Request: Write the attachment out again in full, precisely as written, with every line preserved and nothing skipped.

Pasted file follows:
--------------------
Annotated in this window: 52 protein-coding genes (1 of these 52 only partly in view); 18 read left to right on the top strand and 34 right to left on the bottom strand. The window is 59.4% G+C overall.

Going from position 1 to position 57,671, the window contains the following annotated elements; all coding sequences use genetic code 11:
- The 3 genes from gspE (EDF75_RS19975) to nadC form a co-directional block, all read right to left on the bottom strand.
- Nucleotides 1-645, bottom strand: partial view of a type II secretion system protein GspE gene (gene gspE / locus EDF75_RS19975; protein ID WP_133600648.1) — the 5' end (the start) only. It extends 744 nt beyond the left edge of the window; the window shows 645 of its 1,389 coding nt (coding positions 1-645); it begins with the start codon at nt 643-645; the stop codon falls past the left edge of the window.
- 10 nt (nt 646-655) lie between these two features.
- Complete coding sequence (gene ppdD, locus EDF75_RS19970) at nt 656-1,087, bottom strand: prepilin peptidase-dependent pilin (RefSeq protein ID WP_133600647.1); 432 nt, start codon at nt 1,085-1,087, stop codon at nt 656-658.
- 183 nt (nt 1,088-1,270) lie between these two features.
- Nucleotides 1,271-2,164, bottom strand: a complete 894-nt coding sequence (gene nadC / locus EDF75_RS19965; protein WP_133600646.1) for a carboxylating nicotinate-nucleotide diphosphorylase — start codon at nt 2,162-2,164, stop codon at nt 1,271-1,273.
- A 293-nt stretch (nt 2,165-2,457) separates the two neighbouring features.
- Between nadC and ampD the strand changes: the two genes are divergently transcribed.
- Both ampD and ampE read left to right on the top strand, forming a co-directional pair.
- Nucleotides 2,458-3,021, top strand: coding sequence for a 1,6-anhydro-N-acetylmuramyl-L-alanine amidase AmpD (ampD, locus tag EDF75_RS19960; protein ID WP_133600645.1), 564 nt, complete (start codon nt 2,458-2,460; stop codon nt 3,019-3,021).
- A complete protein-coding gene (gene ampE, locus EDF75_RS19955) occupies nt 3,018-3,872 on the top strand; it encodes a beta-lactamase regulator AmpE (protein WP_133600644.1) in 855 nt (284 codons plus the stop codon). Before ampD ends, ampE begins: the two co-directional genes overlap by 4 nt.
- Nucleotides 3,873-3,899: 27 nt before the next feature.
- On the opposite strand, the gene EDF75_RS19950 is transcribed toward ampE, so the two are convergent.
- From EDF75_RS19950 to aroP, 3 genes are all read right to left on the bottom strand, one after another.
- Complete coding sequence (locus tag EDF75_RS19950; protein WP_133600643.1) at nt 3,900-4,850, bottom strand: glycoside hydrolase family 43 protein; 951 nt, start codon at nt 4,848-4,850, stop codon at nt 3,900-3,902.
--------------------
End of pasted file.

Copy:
Annotated in this window: 52 protein-coding genes (1 of these 52 only partly in view); 18 read left to right on the top strand and 34 right to left on the bottom strand. The window is 59.4% G+C overall.

Going from position 1 to position 57,671, the window contains the following annotated elements; all coding sequences use genetic code 11:
- The 3 genes from gspE (EDF75_RS19975) to nadC form a co-directional block, all read right to left on the bottom strand.
- Nucleotides 1-645, bottom strand: partial view of a type II secretion system protein GspE gene (gene gspE / locus EDF75_RS19975; protein ID WP_133600648.1) — the 5' end (the start) only. It extends 744 nt beyond the left edge of the window; the window shows 645 of its 1,389 coding nt (coding positions 1-645); it begins with the start codon at nt 643-645; the stop codon falls past the left edge of the window.
- 10 nt (nt 646-655) lie between these two features.
- Complete coding sequence (gene ppdD, locus EDF75_RS19970) at nt 656-1,087, bottom strand: prepilin peptidase-dependent pilin (RefSeq protein ID WP_133600647.1); 432 nt, start codon at nt 1,085-1,087, stop codon at nt 656-658.
- 183 nt (nt 1,088-1,270) lie between these two features.
- Nucleotides 1,271-2,164, bottom strand: a complete 894-nt coding sequence (gene nadC / locus EDF75_RS19965; protein WP_133600646.1) for a carboxylating nicotinate-nucleotide diphosphorylase — start codon at nt 2,162-2,164, stop codon at nt 1,271-1,273.
- A 293-nt stretch (nt 2,165-2,457) separates the two neighbouring features.
- Between nadC and ampD the strand changes: the two genes are divergently transcribed.
- Both ampD and ampE read left to right on the top strand, forming a co-directional pair.
- Nucleotides 2,458-3,021, top strand: coding sequence for a 1,6-anhydro-N-acetylmuramyl-L-alanine amidase AmpD (ampD, locus tag EDF75_RS19960; protein ID WP_133600645.1), 564 nt, complete (start codon nt 2,458-2,460; stop codon nt 3,019-3,021).
- A complete protein-coding gene (gene ampE, locus EDF75_RS19955) occupies nt 3,018-3,872 on the top strand; it encodes a beta-lactamase regulator AmpE (protein WP_133600644.1) in 855 nt (284 codons plus the stop codon). Before ampD ends, ampE begins: the two co-directional genes overlap by 4 nt.
- Nucleotides 3,873-3,899: 27 nt before the next feature.
- On the opposite strand, the gene EDF75_RS19950 is transcribed toward ampE, so the two are convergent.
- From EDF75_RS19950 to aroP, 3 genes are all read right to left on the bottom strand, one after another.
- Complete coding sequence (locus tag EDF75_RS19950; protein WP_133600643.1) at nt 3,900-4,850, bottom strand: glycoside hydrolase family 43 protein; 951 nt, start codon at nt 4,848-4,850, stop codon at nt 3,900-3,902.